There is a simple sitcom that's a massive hit with Gen Y, sweeping high schools and colleges all around the world. Netflix paid $118 million for the US-only rights to stream the show, while screenings on NBC and its subsidiary channels attract a whopping 16 American million viewers each week.
Friends, that warm-hearted staple stuck firmly in the '90s, is still a massive success in 2018. And the biggest audience for it isn't those who fondly recall their own flannel-clad youths, but those who are too young to have experienced the show the first time around.
Friends co-creator Marta Kauffman told Vulture in 2016 that her then-17-year-old daughter was asked by a school friend, "Hey, have you seen this new show called Friends?" The same article quotes anxious college students who swear by the show to soothe them to sleep. It's a relationship that isn't shared by other massive and still-popular shows of the era, such as Frasier, 90210 or Seinfeld. Kauffman can't work out the specifics of the deep attraction for a generation that wasn't yet born during the show's original run. "It blows my mind," she admits.
While it is, indeed, mind-blowing, it does also make a certain sense.
With a 10-year run that extended from 1994 to 2004, Friends is current enough that, wacky fashion choices aside, it seems to take place largely in contemporary society. It is, however, a Sliding Doors-style scenario, in which social media was never invented. And boy, does it seem simpler. There are no screens (unless you include the TV that Joey and Chandler once scored free cable porn on), no trawling Tinder for sex and maybe love, no nervous monitoring of Twitter followers, no posing for photos of experiences only half-experienced to upload to Instagram, no mindless scrolling. There is no FOMO as they are all in the same room, at the same time, experiencing the same thing, for the majority of the show's run. To a busy, distracted generation also being sold on the importance of mindfulness exercises, Friends effortlessly embodies the idea of being here now. Sit, talk, listen, pay attention. Experience. Monica might be neurotic and controlling, but you cannot argue she isn't 100 per cent present when fretting about her life in Central Perk. (The same probably cannot be said for Joey.)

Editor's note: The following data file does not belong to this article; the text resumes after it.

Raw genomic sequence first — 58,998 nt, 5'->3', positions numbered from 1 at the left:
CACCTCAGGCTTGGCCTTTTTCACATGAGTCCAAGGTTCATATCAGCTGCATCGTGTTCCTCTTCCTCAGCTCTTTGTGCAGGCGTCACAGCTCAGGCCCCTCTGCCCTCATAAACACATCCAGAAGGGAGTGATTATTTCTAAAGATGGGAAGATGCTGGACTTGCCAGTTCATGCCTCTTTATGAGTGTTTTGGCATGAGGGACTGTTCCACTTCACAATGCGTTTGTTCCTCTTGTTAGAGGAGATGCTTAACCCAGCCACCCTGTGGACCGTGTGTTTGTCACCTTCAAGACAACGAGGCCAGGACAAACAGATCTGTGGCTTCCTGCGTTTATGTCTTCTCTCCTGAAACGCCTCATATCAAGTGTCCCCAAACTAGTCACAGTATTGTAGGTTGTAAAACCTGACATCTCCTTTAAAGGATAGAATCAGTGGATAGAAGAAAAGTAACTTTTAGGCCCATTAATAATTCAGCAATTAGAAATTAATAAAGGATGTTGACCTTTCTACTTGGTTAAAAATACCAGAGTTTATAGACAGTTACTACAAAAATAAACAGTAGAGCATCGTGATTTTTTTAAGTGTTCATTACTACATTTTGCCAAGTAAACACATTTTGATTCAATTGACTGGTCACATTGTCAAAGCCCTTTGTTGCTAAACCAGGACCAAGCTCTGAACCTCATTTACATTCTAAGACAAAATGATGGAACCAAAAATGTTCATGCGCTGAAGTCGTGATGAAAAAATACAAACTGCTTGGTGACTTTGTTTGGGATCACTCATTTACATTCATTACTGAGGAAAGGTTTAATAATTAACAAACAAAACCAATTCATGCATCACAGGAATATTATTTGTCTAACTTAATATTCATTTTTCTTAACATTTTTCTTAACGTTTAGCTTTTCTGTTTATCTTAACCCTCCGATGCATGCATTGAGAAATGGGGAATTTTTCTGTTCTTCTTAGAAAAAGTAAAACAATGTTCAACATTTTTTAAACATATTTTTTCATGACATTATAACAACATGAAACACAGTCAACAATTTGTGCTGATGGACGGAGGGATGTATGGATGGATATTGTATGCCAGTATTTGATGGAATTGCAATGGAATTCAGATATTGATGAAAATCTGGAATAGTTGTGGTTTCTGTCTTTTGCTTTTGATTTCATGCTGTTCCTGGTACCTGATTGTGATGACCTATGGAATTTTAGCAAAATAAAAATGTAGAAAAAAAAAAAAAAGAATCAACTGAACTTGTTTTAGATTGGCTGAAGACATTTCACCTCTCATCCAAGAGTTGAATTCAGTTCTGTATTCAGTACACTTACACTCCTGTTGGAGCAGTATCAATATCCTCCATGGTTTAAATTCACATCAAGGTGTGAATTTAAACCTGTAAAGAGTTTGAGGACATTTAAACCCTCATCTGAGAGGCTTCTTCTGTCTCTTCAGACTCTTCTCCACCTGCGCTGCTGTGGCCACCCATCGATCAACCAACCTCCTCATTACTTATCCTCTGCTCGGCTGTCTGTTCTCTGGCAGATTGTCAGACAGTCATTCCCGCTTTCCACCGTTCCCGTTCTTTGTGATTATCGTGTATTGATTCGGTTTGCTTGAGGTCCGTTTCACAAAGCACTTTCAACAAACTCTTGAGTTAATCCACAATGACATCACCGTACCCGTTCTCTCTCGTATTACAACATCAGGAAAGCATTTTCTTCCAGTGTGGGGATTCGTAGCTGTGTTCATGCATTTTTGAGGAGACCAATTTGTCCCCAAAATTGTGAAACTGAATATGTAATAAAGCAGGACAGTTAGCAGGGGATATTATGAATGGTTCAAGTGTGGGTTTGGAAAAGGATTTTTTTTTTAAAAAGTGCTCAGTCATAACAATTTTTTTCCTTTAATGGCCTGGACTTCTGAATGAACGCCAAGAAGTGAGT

There is also a sense of permanence that exists within the world of Friends that must prove comforting to a generation with zero job stability, and endless romantic possibilities, where social standing is measured not by the depth of your friendships, but by the number of them, and the measurable manner in which they "like" the "content" of your "personal brand".
These six friends spent 10 straight years basically hanging out together, at the same table, at the same coffee shop. IRL. That is, when they weren't spending time at one of two apartments across the hall from each other. Again, IRL. The dorm-hall set up of their living arrangements — boys in one room, girls across the hall in another — must be comforting to those fresh out of home and thrust into similar college housing. The way they all spend holidays together instead of scattering off to various family obligations is comforting. That the show is basically built around friends who hang out and talk in person is a radical notion in a world where most communication occurs via phones. Breakups need to be done in person. Difficult talks and fights and flirtation need to be done in person. Meet-cutes are actual meetings. Phoebe might pretend to be her twin in order to softly break up with Joey in one episode, but nobody is being catfished or ghosted here. You have to face life. This is TV, but you cannot fast forward.